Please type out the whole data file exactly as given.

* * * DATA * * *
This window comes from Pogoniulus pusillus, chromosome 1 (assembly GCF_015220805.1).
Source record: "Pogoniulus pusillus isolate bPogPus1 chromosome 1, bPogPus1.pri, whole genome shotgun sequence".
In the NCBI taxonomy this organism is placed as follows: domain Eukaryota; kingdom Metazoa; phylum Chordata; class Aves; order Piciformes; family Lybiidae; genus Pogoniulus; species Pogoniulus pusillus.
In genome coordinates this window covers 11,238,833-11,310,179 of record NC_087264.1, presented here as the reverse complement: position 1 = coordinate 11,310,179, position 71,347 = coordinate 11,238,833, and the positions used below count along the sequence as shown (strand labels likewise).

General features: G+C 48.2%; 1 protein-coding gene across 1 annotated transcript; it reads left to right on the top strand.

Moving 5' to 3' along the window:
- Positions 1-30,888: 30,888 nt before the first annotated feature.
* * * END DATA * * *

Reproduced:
This window comes from Pogoniulus pusillus, chromosome 1 (assembly GCF_015220805.1).
Source record: "Pogoniulus pusillus isolate bPogPus1 chromosome 1, bPogPus1.pri, whole genome shotgun sequence".
In the NCBI taxonomy this organism is placed as follows: domain Eukaryota; kingdom Metazoa; phylum Chordata; class Aves; order Piciformes; family Lybiidae; genus Pogoniulus; species Pogoniulus pusillus.
In genome coordinates this window covers 11,238,833-11,310,179 of record NC_087264.1, presented here as the reverse complement: position 1 = coordinate 11,310,179, position 71,347 = coordinate 11,238,833, and the positions used below count along the sequence as shown (strand labels likewise).

General features: G+C 48.2%; 1 protein-coding gene across 1 annotated transcript; it reads left to right on the top strand.

Moving 5' to 3' along the window:
- Positions 1-30,888: 30,888 nt before the first annotated feature.